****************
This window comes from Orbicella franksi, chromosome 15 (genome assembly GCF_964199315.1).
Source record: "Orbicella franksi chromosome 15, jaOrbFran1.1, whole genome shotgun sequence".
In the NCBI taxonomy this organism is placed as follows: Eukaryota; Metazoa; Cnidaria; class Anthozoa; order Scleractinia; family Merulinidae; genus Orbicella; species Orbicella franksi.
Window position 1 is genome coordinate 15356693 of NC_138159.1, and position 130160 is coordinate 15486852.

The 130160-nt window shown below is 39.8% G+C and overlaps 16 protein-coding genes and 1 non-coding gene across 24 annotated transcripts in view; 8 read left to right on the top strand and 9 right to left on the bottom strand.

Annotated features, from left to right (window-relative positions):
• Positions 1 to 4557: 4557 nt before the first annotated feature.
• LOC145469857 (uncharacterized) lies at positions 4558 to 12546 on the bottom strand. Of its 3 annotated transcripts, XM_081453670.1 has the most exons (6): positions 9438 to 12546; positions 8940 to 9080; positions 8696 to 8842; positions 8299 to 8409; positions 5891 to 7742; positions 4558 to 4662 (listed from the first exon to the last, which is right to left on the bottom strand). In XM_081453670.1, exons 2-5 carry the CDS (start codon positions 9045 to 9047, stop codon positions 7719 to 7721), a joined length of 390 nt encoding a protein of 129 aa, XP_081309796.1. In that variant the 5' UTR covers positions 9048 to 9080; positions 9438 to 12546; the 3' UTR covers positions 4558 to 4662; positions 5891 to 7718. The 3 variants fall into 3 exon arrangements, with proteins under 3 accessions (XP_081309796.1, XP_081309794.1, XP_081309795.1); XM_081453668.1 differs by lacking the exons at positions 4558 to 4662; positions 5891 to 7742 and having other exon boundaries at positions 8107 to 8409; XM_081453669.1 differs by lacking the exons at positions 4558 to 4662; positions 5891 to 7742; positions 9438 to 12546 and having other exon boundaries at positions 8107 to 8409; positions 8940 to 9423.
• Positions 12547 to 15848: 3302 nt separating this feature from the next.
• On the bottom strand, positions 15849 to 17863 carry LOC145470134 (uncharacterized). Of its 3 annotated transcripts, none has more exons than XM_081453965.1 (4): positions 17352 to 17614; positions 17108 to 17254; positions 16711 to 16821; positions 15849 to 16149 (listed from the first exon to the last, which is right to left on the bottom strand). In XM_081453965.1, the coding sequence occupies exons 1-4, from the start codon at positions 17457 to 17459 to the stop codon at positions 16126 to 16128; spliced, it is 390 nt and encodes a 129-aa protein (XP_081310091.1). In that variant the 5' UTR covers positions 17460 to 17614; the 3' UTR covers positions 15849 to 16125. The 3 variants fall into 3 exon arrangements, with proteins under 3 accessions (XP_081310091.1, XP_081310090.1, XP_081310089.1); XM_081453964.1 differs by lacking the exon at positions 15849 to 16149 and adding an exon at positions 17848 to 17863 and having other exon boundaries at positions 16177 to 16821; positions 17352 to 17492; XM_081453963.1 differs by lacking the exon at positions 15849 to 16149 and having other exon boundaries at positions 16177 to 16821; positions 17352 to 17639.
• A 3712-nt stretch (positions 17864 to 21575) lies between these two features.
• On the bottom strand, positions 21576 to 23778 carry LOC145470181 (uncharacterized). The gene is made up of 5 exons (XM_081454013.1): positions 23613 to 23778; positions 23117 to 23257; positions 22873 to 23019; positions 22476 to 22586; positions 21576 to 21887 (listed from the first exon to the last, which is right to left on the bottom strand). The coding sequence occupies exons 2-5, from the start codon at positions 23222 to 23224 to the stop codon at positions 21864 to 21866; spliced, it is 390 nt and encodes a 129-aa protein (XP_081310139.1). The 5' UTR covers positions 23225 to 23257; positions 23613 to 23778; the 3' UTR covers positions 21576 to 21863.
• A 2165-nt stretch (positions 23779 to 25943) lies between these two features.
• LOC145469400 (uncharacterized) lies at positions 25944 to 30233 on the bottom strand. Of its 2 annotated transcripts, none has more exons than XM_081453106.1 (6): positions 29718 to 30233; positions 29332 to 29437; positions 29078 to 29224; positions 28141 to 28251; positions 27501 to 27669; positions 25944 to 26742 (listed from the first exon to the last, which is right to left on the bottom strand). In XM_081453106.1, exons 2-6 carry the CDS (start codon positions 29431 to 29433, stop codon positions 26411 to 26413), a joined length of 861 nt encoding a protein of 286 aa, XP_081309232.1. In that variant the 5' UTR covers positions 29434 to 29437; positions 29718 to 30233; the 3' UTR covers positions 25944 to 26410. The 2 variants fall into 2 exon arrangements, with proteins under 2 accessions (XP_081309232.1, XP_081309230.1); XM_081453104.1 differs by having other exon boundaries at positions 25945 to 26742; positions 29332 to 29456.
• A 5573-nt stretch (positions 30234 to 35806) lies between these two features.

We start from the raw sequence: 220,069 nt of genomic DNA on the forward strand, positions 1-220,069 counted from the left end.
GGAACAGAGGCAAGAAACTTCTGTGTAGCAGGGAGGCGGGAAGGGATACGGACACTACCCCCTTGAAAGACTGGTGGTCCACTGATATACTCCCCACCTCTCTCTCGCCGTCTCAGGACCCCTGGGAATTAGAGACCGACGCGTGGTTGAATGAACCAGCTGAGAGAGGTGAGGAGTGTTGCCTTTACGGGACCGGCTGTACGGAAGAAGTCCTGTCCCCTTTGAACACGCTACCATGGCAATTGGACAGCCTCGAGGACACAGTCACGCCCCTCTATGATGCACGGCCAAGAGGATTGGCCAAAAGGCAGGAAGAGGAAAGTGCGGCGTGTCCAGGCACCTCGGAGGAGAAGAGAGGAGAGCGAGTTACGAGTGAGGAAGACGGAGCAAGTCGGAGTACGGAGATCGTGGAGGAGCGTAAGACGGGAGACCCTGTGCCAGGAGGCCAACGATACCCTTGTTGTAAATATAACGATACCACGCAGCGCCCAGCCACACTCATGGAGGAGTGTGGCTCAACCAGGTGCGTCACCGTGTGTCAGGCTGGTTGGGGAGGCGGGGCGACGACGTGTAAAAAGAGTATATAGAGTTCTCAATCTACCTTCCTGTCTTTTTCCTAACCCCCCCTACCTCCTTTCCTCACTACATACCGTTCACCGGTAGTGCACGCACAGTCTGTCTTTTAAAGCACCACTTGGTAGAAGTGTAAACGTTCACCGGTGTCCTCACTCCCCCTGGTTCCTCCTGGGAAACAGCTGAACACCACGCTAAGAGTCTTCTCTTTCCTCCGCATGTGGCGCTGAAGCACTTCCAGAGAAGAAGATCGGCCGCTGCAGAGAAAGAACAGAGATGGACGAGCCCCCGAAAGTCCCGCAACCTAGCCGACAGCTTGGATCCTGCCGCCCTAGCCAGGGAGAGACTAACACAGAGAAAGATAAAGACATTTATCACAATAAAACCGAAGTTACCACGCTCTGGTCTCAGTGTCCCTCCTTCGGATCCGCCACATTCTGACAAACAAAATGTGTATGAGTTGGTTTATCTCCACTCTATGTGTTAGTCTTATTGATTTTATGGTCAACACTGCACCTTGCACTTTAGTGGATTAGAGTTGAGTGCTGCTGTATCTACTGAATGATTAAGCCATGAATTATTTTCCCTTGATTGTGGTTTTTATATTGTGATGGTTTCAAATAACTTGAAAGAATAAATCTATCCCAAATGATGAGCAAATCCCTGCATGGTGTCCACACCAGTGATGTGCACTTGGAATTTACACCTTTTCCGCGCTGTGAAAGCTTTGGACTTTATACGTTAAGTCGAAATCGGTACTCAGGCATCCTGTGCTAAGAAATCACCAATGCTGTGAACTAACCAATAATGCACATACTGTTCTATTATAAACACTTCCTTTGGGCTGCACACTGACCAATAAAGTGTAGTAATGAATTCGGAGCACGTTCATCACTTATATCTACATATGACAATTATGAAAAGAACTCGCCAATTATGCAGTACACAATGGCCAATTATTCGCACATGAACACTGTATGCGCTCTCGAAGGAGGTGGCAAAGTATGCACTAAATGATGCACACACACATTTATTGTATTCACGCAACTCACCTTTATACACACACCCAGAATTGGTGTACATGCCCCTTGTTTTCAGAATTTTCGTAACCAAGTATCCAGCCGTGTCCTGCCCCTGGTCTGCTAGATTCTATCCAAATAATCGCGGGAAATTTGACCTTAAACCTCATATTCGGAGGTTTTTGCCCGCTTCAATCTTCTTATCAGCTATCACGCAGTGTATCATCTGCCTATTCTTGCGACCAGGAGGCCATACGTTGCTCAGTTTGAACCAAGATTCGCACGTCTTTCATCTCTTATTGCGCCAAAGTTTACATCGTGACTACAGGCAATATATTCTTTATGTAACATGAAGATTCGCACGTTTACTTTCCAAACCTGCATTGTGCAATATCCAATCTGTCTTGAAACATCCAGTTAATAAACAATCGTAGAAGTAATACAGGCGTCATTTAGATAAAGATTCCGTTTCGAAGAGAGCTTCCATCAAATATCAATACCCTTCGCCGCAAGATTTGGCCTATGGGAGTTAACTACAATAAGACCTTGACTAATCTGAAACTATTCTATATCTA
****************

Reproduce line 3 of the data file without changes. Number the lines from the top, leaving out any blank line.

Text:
In the NCBI taxonomy this organism is placed as follows: Eukaryota; Metazoa; Cnidaria; class Anthozoa; order Scleractinia; family Merulinidae; genus Orbicella; species Orbicella franksi.